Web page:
'Scuse the usual six sheet comment... here's to a good growing season... rain at night and sun during the day!!

Vera said...

TIM, thank you so much for the info, which I appreciate. We don't have underfloor heating, but we are going to get a poly tunnel to help get the seeds started and also give somewhere for Lester to go when the weather is not good. It is going to be his pottering space!
As for seeds....I used to keep the seed packets quite orderly, and used to have a map of where I had planted things out in the veg plots. Then Lester took over the veg growing this year, leaving me free to do other things, but he has his way of doing things which rather resembles the way he treats his sock drawer. Rummage around, toss everything about, might find what you are looking for but if you don't you can always yell for your wife to come find it for you!
A long time ago you did mention that you thought I should write. Just to say, that with the house now reasonably renovated and Lester taking over most of the outside work, I am now freed up. I am developing a website at the moment, and that will act as a base for the writing. When you made your suggestion it came at a time when I needed to have someone encourage me, and thank you for that. Vx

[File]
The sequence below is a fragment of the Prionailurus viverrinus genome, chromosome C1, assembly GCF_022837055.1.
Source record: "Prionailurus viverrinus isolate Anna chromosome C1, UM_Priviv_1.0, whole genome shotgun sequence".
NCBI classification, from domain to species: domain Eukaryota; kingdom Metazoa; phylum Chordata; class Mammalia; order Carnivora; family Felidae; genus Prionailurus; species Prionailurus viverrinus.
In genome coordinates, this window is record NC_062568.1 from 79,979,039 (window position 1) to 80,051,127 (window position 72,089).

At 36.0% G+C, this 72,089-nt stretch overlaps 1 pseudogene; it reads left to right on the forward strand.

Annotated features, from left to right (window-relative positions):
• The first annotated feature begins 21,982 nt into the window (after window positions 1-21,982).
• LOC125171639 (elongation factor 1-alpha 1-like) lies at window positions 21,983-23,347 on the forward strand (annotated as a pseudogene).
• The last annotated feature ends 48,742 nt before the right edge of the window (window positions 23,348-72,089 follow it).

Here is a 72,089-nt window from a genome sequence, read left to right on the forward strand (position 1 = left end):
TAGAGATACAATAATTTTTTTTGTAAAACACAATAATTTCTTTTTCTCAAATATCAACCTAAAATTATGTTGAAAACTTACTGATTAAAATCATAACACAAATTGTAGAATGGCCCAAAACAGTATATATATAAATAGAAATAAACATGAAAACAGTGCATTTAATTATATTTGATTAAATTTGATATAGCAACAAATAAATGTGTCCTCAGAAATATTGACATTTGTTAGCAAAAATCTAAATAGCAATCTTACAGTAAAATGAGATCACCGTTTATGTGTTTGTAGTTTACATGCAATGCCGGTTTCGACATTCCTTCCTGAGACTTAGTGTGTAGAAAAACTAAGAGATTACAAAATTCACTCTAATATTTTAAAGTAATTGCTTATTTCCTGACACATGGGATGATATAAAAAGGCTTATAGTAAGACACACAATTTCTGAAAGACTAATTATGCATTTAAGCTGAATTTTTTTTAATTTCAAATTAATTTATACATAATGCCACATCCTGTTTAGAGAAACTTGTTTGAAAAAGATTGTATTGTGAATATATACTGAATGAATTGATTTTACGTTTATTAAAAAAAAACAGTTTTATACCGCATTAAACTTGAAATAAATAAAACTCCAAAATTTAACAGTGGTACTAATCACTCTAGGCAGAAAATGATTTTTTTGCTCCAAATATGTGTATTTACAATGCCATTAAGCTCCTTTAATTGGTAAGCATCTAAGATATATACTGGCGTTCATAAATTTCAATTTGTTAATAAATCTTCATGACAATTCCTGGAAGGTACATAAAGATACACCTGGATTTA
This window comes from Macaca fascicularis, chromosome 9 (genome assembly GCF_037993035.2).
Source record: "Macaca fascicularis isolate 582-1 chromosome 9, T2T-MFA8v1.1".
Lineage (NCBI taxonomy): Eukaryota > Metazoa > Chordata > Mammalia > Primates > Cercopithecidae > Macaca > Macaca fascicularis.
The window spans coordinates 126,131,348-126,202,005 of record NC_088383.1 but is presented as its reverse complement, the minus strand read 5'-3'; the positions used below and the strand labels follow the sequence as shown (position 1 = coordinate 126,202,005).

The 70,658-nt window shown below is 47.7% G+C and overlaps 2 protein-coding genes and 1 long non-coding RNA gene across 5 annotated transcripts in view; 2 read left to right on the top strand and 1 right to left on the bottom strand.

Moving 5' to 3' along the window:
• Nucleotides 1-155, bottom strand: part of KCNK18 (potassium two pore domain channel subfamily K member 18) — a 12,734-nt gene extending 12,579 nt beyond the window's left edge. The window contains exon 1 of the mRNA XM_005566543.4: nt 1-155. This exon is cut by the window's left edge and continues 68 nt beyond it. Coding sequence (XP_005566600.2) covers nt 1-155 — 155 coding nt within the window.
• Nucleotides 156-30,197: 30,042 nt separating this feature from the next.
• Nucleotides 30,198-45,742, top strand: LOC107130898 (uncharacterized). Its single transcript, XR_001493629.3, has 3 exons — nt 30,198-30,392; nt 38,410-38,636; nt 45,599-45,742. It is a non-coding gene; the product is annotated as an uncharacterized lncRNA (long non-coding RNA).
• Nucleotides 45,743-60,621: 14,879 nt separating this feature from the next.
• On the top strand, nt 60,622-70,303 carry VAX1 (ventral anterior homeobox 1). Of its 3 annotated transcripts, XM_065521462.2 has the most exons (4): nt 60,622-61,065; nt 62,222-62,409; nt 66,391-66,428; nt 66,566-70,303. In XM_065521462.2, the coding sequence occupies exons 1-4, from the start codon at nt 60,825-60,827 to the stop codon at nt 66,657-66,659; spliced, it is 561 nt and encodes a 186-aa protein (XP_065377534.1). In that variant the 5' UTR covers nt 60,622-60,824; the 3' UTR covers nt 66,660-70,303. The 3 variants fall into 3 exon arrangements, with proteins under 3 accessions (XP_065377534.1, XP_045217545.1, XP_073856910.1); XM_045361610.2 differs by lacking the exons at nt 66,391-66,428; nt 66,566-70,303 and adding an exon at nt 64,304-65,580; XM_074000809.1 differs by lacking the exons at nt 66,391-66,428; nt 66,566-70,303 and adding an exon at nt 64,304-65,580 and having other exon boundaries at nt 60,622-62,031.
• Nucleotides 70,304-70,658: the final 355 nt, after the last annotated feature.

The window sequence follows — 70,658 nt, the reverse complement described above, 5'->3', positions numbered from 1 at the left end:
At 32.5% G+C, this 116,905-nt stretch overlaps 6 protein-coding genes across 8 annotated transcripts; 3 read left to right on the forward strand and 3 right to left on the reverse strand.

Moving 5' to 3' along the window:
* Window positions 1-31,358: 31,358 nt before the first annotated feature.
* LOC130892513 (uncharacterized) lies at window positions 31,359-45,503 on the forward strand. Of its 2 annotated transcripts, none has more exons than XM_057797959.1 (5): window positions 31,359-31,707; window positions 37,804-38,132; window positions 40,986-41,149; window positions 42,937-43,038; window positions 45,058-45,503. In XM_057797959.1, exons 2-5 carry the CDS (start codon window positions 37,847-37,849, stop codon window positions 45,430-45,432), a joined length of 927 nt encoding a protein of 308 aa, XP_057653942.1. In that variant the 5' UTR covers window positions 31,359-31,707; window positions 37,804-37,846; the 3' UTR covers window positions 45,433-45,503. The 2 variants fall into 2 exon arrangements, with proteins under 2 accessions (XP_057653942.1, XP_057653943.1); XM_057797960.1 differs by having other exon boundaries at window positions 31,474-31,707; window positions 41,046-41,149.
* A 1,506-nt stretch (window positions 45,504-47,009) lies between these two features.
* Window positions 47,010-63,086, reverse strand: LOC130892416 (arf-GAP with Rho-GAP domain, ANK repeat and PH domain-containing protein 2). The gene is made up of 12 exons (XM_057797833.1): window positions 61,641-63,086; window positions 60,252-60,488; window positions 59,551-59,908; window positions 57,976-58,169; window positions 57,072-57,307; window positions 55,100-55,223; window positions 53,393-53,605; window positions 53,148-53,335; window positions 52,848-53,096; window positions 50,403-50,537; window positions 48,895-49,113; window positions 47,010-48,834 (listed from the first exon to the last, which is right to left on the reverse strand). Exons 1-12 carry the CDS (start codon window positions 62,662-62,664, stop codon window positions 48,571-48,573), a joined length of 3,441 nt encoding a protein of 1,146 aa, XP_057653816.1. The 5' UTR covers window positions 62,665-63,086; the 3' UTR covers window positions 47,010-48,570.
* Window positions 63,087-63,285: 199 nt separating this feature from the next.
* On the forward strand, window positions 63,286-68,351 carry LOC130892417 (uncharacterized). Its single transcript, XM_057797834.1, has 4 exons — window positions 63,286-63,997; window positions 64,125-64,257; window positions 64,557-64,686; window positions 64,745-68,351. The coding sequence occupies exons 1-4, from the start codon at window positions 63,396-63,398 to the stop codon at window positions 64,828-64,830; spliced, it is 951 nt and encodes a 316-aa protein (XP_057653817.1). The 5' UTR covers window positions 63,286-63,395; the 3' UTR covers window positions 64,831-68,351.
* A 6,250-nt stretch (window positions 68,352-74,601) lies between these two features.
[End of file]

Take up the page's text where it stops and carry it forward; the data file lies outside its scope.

Ally said...

I have a pot of Moroccan mint and a pot of lemon verbena on my kitchen windowsill. Every afternoon I put two sprigs of each into my glass teapot, add boiling water and voila, beautiful fresh herbal tea. Quite delicious.

Vera said...

ALLY, I am now going to research Moroccan mint and lemon verbena to see if I can get cuttings from somewhere........need to get Lester off coffee and tea, and nettle tea infusion didn't do it for him!

DUTA said...